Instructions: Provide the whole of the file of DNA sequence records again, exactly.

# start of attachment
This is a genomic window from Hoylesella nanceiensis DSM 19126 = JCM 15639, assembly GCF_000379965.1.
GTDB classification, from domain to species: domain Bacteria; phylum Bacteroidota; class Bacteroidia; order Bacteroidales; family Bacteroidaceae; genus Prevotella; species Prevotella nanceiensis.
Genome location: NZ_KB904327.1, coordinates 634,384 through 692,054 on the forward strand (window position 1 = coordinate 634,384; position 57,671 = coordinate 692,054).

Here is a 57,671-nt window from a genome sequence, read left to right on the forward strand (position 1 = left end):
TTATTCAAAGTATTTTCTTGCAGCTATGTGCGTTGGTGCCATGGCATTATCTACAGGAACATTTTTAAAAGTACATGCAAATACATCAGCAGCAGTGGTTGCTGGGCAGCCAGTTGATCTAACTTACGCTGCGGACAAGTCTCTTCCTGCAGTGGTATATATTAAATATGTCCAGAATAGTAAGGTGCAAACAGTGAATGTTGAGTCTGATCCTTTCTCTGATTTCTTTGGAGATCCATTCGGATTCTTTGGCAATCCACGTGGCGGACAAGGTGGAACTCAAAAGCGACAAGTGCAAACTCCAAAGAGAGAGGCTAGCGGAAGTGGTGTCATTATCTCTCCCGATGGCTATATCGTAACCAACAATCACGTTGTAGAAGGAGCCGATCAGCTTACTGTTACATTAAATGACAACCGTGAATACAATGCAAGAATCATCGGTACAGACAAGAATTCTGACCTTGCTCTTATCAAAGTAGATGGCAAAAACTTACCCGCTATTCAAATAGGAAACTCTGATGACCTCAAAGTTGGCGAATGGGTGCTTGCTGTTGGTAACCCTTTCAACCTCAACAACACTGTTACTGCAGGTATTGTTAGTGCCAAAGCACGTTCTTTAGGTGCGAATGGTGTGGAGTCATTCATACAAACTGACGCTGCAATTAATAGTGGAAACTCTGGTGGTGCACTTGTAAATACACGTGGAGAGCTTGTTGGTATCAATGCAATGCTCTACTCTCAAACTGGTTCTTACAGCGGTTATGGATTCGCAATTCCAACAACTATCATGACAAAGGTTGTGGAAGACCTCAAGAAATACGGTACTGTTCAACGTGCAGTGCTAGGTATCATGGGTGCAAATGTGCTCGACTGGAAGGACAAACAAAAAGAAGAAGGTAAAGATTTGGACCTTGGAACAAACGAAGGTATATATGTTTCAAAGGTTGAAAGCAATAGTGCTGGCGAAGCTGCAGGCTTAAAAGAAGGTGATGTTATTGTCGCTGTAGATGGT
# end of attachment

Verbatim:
This is a genomic window from Hoylesella nanceiensis DSM 19126 = JCM 15639, assembly GCF_000379965.1.
GTDB classification, from domain to species: domain Bacteria; phylum Bacteroidota; class Bacteroidia; order Bacteroidales; family Bacteroidaceae; genus Prevotella; species Prevotella nanceiensis.
Genome location: NZ_KB904327.1, coordinates 634,384 through 692,054 on the forward strand (window position 1 = coordinate 634,384; position 57,671 = coordinate 692,054).

Here is a 57,671-nt window from a genome sequence, read left to right on the forward strand (position 1 = left end):
TTATTCAAAGTATTTTCTTGCAGCTATGTGCGTTGGTGCCATGGCATTATCTACAGGAACATTTTTAAAAGTACATGCAAATACATCAGCAGCAGTGGTTGCTGGGCAGCCAGTTGATCTAACTTACGCTGCGGACAAGTCTCTTCCTGCAGTGGTATATATTAAATATGTCCAGAATAGTAAGGTGCAAACAGTGAATGTTGAGTCTGATCCTTTCTCTGATTTCTTTGGAGATCCATTCGGATTCTTTGGCAATCCACGTGGCGGACAAGGTGGAACTCAAAAGCGACAAGTGCAAACTCCAAAGAGAGAGGCTAGCGGAAGTGGTGTCATTATCTCTCCCGATGGCTATATCGTAACCAACAATCACGTTGTAGAAGGAGCCGATCAGCTTACTGTTACATTAAATGACAACCGTGAATACAATGCAAGAATCATCGGTACAGACAAGAATTCTGACCTTGCTCTTATCAAAGTAGATGGCAAAAACTTACCCGCTATTCAAATAGGAAACTCTGATGACCTCAAAGTTGGCGAATGGGTGCTTGCTGTTGGTAACCCTTTCAACCTCAACAACACTGTTACTGCAGGTATTGTTAGTGCCAAAGCACGTTCTTTAGGTGCGAATGGTGTGGAGTCATTCATACAAACTGACGCTGCAATTAATAGTGGAAACTCTGGTGGTGCACTTGTAAATACACGTGGAGAGCTTGTTGGTATCAATGCAATGCTCTACTCTCAAACTGGTTCTTACAGCGGTTATGGATTCGCAATTCCAACAACTATCATGACAAAGGTTGTGGAAGACCTCAAGAAATACGGTACTGTTCAACGTGCAGTGCTAGGTATCATGGGTGCAAATGTGCTCGACTGGAAGGACAAACAAAAAGAAGAAGGTAAAGATTTGGACCTTGGAACAAACGAAGGTATATATGTTTCAAAGGTTGAAAGCAATAGTGCTGGCGAAGCTGCAGGCTTAAAAGAAGGTGATGTTATTGTCGCTGTAGATGGT